Tech-savvy nation of South Korea has much to offer Western enterprises
Seoul, Busan, Incheon and Yeongjong equipped to serve as dynamic enterprising hubs for foreign businesses
South Korea is often overlooked by Western enterprises when they are looking for a business hub in Asia. Surrounded by superpowers China and Japan, and with its neighbour in the north regularly overshadowing it in the media in times of rising political tension, the land of K-Pop culture is not always the obvious choice for international businesses to set up shop.
However, South Korea has much to offer. According to 2016 gross domestic product (GDP) figures by Britain’s Foreign and Commonwealth Office, the nation is the world’s 11th-largest economy, and the fourth largest in Asia. This nation of 50 million people is known for its tech-savvy population and general wealth – unsurprising for a country that is home to global brands Samsung, LG and Hyundai.
The country tops the Organisation for Economic Cooperation and Development’s (OECD) 2011 PISA rankings for digital literacy among 16 participating nations, including Hong Kong. Its infrastructure includes the world’s greatest broadband penetration, according to the UK’s Department for International Trade (formerly known as the UK Trade Investment).
There are several cities that are equipped to serve as dynamic enterprising hubs for foreign businesses.
The capital Seoul is the largest commercial centre in South Korea with a population about 10 million, with various industrial clusters bordering the outskirts of the city. Seoul National Capital Area (Sudongwon) has more than 25.6 million people, accounting for more than half of the country’s residents, and is considered the world’s second-largest metropolitan area. This area also incorporates most of Gyeonggi province and Incheon city.
The second largest metropolis in the country is Busan, which contains the world’s fifth-largest port. Its skyline is full of skyscrapers, such as the 110-floor tall Lotte Super Tower, and regularly hosts high-profile international business and sports events.
Another important seaport – and key transport hub – is Incheon, South Korea’s third-largest urban area, which forms part of the Seoul National Capital Area where global businesses are based around Songdo International Business District, considered one of the “smartest” cities in the world and the sovereign state’s first free economic zone. Some people have described the hi-tech city – which is built on reclaimed land – as the “smartest smart city in the world”. Another hi-tech locale is Daegu with a population of 2.5 million known for its technology as well as fashion and textiles industries.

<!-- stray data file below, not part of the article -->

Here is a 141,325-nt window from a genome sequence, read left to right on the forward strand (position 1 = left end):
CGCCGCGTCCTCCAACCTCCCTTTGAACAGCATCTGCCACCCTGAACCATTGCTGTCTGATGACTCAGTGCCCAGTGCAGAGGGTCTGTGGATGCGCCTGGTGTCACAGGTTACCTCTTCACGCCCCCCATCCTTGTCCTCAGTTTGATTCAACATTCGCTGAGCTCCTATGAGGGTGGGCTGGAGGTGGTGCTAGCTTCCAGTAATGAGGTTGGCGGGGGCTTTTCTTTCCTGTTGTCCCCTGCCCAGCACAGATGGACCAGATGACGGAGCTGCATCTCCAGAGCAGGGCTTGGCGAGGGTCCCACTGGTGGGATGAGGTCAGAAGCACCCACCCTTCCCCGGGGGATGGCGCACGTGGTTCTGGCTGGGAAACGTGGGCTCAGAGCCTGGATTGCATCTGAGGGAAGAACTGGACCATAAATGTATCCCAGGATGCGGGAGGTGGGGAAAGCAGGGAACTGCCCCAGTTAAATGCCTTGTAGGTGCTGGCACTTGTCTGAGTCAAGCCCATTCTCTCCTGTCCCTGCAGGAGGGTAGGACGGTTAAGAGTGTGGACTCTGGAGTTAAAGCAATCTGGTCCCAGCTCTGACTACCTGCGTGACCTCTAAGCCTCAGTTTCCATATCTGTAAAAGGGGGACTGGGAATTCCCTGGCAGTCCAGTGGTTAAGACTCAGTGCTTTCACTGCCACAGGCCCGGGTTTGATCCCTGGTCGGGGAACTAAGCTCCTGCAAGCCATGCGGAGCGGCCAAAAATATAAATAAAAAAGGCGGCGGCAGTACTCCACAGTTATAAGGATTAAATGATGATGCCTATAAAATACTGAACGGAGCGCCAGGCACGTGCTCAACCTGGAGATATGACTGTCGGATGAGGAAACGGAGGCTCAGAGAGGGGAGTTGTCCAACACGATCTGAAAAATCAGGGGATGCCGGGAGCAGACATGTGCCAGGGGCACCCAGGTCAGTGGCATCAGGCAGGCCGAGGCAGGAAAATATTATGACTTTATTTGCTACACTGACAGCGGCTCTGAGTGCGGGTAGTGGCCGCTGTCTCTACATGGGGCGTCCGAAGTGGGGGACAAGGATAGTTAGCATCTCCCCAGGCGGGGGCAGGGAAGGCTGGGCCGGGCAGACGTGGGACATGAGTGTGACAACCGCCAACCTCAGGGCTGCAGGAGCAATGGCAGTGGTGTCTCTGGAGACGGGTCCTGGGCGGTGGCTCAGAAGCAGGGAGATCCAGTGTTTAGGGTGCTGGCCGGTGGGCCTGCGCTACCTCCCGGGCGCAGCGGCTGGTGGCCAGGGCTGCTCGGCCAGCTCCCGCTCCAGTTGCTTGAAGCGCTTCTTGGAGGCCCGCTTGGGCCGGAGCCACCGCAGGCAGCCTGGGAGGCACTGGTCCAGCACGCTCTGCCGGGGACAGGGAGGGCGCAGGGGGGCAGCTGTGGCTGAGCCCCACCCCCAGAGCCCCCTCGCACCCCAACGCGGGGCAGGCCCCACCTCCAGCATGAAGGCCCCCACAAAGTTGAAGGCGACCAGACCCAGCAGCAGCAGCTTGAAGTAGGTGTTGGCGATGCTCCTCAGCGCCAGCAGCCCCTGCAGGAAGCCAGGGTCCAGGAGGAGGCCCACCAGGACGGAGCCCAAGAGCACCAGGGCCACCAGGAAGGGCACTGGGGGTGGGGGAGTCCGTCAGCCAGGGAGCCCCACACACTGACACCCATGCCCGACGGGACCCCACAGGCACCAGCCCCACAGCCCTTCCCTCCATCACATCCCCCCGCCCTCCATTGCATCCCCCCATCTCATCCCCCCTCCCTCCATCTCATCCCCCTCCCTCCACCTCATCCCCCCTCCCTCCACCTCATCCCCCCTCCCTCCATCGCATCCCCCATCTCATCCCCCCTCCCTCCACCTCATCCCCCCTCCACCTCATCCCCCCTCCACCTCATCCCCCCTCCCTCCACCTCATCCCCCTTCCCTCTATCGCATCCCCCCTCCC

The country’s logistics centre is Yeongjong. At least, it aims to be for the international commerce community. Connected to Incheon International Airport, this island is situated off the west coast of Incheon city. Expansion plans for the airport may benefit this site as it means the creation of a special economic zone, a free-trade zone and international business district. The project involves the construction of Terminal 2, which was completed this year in time for the 2018 Winter Olympics.
The promise for smart technologies was kept as the facility integrated 24 full-body scanners and 63 self-check-in counters. The new US$2.5 billion hi-tech terminal is reputedly able to service 18 million passengers a year. The increase in visitors this month will serve Seoul as well as PyeongChang where the Winter Olympics continues until Sunday.
Chungju International Airport is the closest airport to the Osong Bio-Technopolis biocluster that is acknowledged to be South Korea’s health industry hub, 170km south of the capital in Chungcheongbuk-do.
The special zone is designed to attract foreign direct investment in a 4.6 million square metre site, where foreign companies investing in the complex enjoy a range of tax benefits from the local government, including a possible exemption from rent and corporate taxes of up to seven years.